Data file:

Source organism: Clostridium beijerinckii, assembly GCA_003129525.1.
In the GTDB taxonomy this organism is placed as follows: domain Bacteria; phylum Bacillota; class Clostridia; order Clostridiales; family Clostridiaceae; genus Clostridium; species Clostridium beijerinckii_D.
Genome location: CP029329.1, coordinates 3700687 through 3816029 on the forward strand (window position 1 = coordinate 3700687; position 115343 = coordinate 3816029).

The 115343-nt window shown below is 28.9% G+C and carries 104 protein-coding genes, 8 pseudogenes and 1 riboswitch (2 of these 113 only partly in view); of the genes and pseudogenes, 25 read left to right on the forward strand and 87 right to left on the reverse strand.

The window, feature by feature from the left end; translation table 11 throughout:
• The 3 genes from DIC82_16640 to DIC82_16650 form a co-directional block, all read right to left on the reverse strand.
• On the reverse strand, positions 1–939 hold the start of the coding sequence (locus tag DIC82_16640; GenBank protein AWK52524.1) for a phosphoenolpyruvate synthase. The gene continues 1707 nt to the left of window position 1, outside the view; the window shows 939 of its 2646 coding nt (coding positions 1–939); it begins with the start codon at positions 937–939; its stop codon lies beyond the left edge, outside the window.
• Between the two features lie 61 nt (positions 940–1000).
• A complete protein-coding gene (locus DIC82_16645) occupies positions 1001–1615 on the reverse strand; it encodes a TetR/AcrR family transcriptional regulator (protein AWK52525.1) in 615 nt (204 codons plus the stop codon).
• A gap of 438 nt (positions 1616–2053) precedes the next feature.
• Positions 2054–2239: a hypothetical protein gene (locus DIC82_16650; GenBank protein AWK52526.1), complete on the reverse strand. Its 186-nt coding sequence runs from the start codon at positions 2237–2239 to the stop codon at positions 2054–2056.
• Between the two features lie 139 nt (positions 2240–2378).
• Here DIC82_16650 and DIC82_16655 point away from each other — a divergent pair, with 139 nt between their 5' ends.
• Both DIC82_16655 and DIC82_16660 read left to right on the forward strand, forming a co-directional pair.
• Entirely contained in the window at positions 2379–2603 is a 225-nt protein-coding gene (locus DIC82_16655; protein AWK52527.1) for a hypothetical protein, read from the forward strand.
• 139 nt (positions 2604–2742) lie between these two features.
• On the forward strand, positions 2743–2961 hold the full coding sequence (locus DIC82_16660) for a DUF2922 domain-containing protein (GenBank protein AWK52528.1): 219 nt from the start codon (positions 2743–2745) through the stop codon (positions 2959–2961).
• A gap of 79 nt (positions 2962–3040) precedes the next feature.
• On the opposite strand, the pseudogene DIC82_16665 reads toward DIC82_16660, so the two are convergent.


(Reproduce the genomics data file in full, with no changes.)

Source organism: Clostridium beijerinckii, assembly GCA_003129525.1.
In the GTDB taxonomy this organism is placed as follows: domain Bacteria; phylum Bacillota; class Clostridia; order Clostridiales; family Clostridiaceae; genus Clostridium; species Clostridium beijerinckii_D.
Genome location: CP029329.1, coordinates 3700687 through 3816029 on the forward strand (window position 1 = coordinate 3700687; position 115343 = coordinate 3816029).

The 115343-nt window shown below is 28.9% G+C and carries 104 protein-coding genes, 8 pseudogenes and 1 riboswitch (2 of these 113 only partly in view); of the genes and pseudogenes, 25 read left to right on the forward strand and 87 right to left on the reverse strand.

The window, feature by feature from the left end; translation table 11 throughout:
• The 3 genes from DIC82_16640 to DIC82_16650 form a co-directional block, all read right to left on the reverse strand.
• On the reverse strand, positions 1–939 hold the start of the coding sequence (locus tag DIC82_16640; GenBank protein AWK52524.1) for a phosphoenolpyruvate synthase. The gene continues 1707 nt to the left of window position 1, outside the view; the window shows 939 of its 2646 coding nt (coding positions 1–939); it begins with the start codon at positions 937–939; its stop codon lies beyond the left edge, outside the window.
• Between the two features lie 61 nt (positions 940–1000).
• A complete protein-coding gene (locus DIC82_16645) occupies positions 1001–1615 on the reverse strand; it encodes a TetR/AcrR family transcriptional regulator (protein AWK52525.1) in 615 nt (204 codons plus the stop codon).
• A gap of 438 nt (positions 1616–2053) precedes the next feature.
• Positions 2054–2239: a hypothetical protein gene (locus DIC82_16650; GenBank protein AWK52526.1), complete on the reverse strand. Its 186-nt coding sequence runs from the start codon at positions 2237–2239 to the stop codon at positions 2054–2056.
• Between the two features lie 139 nt (positions 2240–2378).
• Here DIC82_16650 and DIC82_16655 point away from each other — a divergent pair, with 139 nt between their 5' ends.
• Both DIC82_16655 and DIC82_16660 read left to right on the forward strand, forming a co-directional pair.
• Entirely contained in the window at positions 2379–2603 is a 225-nt protein-coding gene (locus DIC82_16655; protein AWK52527.1) for a hypothetical protein, read from the forward strand.
• 139 nt (positions 2604–2742) lie between these two features.
• On the forward strand, positions 2743–2961 hold the full coding sequence (locus DIC82_16660) for a DUF2922 domain-containing protein (GenBank protein AWK52528.1): 219 nt from the start codon (positions 2743–2745) through the stop codon (positions 2959–2961).
• A gap of 79 nt (positions 2962–3040) precedes the next feature.
• On the opposite strand, the pseudogene DIC82_16665 reads toward DIC82_16660, so the two are convergent.